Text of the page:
Several companies have been chastened by amateur postings—of flames erupting from Dell’s laptops or of cable-TVrepairmen asleep on the sofa. Each blogger is capable of bias and slander, but, taken as a group, bloggers offer the searcher after truth boundless material to chew over. Of course, the internet panders to closed minds; but so has much of the press. For hard-news reporting—as opposed to comment—the results of net journalism have admittedly been limited. Most bloggers operate from their armchairs, not the frontline, and citizen journalists tend to stick to local matters.

    But it is still early days. New online models will spring up as papers retreat. One non-profit group, NewAssignment. Net, plans to combine the work of amateurs and professionals to produce investigative stories on the internet. Aptly, $10,000 of cash for the project has come from Craig Newmark, of Craigslist, a group of free classified-advertisement websites that has probably done more than anything to destroy newspapers’ income. In future, argues Carnegie, some high-quality journalism will also be backed by non-profit organisations.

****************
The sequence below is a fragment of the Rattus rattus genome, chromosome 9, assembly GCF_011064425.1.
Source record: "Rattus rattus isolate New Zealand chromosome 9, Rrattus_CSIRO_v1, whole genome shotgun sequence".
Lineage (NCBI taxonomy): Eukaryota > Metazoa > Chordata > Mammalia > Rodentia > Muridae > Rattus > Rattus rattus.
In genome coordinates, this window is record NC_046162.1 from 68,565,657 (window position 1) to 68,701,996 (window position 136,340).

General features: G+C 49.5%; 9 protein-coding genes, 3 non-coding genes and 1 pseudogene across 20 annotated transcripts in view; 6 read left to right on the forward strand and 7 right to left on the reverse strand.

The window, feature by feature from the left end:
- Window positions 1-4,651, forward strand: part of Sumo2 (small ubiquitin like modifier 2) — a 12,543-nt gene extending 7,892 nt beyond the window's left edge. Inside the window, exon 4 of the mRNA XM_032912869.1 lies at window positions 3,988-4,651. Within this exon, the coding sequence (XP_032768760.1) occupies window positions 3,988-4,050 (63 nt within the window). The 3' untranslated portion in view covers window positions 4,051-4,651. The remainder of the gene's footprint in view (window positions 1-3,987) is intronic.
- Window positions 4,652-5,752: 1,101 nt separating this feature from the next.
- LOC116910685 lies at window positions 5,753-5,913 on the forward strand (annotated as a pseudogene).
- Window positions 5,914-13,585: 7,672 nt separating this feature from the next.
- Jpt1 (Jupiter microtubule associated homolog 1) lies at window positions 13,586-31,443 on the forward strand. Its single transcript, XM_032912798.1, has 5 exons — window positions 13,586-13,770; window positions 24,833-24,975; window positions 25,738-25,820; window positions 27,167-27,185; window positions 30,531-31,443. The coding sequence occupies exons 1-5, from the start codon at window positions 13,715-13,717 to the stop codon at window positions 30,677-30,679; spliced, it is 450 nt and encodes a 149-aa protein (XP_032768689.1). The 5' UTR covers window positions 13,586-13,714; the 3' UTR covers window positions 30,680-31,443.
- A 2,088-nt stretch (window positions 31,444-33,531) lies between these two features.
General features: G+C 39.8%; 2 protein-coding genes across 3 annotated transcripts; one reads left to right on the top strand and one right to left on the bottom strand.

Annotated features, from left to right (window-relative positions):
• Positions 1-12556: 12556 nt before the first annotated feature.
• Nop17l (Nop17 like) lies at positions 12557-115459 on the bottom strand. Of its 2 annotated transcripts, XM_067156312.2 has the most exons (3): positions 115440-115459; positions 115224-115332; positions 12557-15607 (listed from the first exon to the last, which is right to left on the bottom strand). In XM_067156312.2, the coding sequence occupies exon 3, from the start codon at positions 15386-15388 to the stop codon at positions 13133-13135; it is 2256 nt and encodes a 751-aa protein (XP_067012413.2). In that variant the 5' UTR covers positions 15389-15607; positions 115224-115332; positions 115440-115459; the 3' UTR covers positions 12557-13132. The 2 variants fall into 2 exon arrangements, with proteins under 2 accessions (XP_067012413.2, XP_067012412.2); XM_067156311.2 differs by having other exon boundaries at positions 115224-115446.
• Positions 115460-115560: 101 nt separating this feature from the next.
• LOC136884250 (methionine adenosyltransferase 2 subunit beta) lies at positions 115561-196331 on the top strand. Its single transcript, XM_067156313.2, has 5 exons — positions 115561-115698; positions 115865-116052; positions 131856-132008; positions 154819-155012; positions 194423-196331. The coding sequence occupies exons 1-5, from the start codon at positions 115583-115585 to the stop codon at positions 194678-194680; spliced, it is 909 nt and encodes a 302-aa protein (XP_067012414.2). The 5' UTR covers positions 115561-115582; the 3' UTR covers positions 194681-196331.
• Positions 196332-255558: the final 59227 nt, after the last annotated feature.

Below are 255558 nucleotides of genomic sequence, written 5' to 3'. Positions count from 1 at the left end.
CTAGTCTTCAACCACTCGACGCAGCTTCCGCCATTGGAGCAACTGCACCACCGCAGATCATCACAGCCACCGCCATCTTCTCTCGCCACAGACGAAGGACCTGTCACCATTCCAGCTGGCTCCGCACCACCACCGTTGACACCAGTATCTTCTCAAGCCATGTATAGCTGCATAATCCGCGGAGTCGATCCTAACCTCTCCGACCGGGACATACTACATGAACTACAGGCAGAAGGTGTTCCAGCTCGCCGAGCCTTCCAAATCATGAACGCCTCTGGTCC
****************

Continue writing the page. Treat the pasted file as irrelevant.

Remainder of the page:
Already, a few respected news organisations sustain themselves that way—including the Guardian, the Christian Science Monitor and National Public Radio. An elite group of serious newspapers available everywhere online, independent journalism backed by charities, thousands of fired-up bloggers and well-informed citizen journalists: there is every sign that Arthur Miller’s national conversation will be louder than ever. Internet – The death of Newspaper? A. INTRODUCTION> Attention-Getter Think about it; You have an ePaper with internet facility; then what will you do to know about the latest flooding situation of the country? r To know how many floors of Rangs Vaban are already been demolished? Yes. You will simply logon to www. prothom-alo. com or www. dailystar. com or any other online news site. Yes. You are using the technology as a weapon to destroy the Newspaper. Yes.

    This is Internet which is causing the death of Newspaper. If you have the internet facility on your home then you will think that why am I wasting 300X12=3,600 Tk. yearly? I can read the newspaper on the Internet. Then may be you will say good buy to your Newspaper Hawker. Daily newspapers lost 1. million readers in the six months that ended in March down to 45. 5 million. Online newspaper readership grew to 56 million. (Source: www. economist. com) Britons aged between 20 to 22 say he spend almost 30% less time reading national newspapers once he start using the web. For millions of readers like Britons and You, American Newspapers are loosing revenue to a rate of 0%. 2. Bond > Link-to Audience How many of you want to go abroad for study? Please raise your hands. Well. What will you do to keep in touch with your country when you will be in abroad?